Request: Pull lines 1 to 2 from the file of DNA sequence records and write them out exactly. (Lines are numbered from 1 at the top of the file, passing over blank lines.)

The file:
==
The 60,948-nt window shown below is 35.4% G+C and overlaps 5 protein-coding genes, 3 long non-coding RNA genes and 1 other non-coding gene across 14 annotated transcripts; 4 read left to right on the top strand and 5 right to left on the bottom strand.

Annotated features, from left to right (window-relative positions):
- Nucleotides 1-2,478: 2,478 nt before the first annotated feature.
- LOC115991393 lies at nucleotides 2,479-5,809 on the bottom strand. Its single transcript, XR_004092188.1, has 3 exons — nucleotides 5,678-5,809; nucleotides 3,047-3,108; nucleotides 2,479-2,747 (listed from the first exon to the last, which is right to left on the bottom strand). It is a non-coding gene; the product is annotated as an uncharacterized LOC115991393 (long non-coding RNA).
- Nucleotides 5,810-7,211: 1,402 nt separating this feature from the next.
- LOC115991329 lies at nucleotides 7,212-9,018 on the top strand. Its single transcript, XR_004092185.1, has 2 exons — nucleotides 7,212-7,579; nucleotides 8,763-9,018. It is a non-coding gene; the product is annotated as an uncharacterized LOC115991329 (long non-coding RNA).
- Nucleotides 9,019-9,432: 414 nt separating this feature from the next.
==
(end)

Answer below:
The 60,948-nt window shown below is 35.4% G+C and overlaps 5 protein-coding genes, 3 long non-coding RNA genes and 1 other non-coding gene across 14 annotated transcripts; 4 read left to right on the top strand and 5 right to left on the bottom strand.

Annotated features, from left to right (window-relative positions):